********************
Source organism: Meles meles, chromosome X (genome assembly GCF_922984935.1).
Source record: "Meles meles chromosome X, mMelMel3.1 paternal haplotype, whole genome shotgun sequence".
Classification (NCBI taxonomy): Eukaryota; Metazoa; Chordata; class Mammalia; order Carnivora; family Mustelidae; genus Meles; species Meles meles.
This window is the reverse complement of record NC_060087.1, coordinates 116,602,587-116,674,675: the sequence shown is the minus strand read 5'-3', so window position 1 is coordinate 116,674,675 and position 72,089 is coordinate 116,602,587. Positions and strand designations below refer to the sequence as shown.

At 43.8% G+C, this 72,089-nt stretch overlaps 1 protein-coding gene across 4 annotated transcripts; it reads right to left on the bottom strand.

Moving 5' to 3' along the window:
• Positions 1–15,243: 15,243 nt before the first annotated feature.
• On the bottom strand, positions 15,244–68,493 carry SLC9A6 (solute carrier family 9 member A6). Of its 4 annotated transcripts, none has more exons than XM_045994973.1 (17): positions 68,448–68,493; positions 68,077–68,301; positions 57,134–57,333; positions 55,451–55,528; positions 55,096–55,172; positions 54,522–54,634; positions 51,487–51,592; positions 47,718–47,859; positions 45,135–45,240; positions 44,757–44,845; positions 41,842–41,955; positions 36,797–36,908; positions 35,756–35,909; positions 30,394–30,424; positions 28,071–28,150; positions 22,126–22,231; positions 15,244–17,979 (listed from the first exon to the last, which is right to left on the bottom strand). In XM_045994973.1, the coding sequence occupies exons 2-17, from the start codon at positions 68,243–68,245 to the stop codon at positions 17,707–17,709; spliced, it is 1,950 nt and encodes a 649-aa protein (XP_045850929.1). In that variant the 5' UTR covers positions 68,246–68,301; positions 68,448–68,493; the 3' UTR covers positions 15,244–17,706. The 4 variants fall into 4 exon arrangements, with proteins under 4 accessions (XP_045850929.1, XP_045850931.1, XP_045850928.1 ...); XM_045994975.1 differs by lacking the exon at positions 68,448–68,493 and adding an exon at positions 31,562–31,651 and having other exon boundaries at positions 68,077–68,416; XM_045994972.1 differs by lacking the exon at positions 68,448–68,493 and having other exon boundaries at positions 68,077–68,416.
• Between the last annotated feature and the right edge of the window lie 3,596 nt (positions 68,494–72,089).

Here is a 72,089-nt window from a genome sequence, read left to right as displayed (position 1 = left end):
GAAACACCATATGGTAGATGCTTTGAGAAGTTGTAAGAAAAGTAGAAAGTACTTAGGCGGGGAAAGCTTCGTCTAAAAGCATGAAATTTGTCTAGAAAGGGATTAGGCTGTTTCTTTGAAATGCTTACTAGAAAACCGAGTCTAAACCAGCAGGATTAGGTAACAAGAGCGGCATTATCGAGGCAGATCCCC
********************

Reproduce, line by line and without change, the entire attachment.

Source organism: Meles meles, chromosome X (genome assembly GCF_922984935.1).
Source record: "Meles meles chromosome X, mMelMel3.1 paternal haplotype, whole genome shotgun sequence".
Classification (NCBI taxonomy): Eukaryota; Metazoa; Chordata; class Mammalia; order Carnivora; family Mustelidae; genus Meles; species Meles meles.
This window is the reverse complement of record NC_060087.1, coordinates 116,602,587-116,674,675: the sequence shown is the minus strand read 5'-3', so window position 1 is coordinate 116,674,675 and position 72,089 is coordinate 116,602,587. Positions and strand designations below refer to the sequence as shown.

At 43.8% G+C, this 72,089-nt stretch overlaps 1 protein-coding gene across 4 annotated transcripts; it reads right to left on the bottom strand.

Moving 5' to 3' along the window:
• Positions 1–15,243: 15,243 nt before the first annotated feature.
• On the bottom strand, positions 15,244–68,493 carry SLC9A6 (solute carrier family 9 member A6). Of its 4 annotated transcripts, none has more exons than XM_045994973.1 (17): positions 68,448–68,493; positions 68,077–68,301; positions 57,134–57,333; positions 55,451–55,528; positions 55,096–55,172; positions 54,522–54,634; positions 51,487–51,592; positions 47,718–47,859; positions 45,135–45,240; positions 44,757–44,845; positions 41,842–41,955; positions 36,797–36,908; positions 35,756–35,909; positions 30,394–30,424; positions 28,071–28,150; positions 22,126–22,231; positions 15,244–17,979 (listed from the first exon to the last, which is right to left on the bottom strand). In XM_045994973.1, the coding sequence occupies exons 2-17, from the start codon at positions 68,243–68,245 to the stop codon at positions 17,707–17,709; spliced, it is 1,950 nt and encodes a 649-aa protein (XP_045850929.1). In that variant the 5' UTR covers positions 68,246–68,301; positions 68,448–68,493; the 3' UTR covers positions 15,244–17,706. The 4 variants fall into 4 exon arrangements, with proteins under 4 accessions (XP_045850929.1, XP_045850931.1, XP_045850928.1 ...); XM_045994975.1 differs by lacking the exon at positions 68,448–68,493 and adding an exon at positions 31,562–31,651 and having other exon boundaries at positions 68,077–68,416; XM_045994972.1 differs by lacking the exon at positions 68,448–68,493 and having other exon boundaries at positions 68,077–68,416.
• Between the last annotated feature and the right edge of the window lie 3,596 nt (positions 68,494–72,089).

Here is a 72,089-nt window from a genome sequence, read left to right as displayed (position 1 = left end):
GAAACACCATATGGTAGATGCTTTGAGAAGTTGTAAGAAAAGTAGAAAGTACTTAGGCGGGGAAAGCTTCGTCTAAAAGCATGAAATTTGTCTAGAAAGGGATTAGGCTGTTTCTTTGAAATGCTTACTAGAAAACCGAGTCTAAACCAGCAGGATTAGGTAACAAGAGCGGCATTATCGAGGCAGATCCCC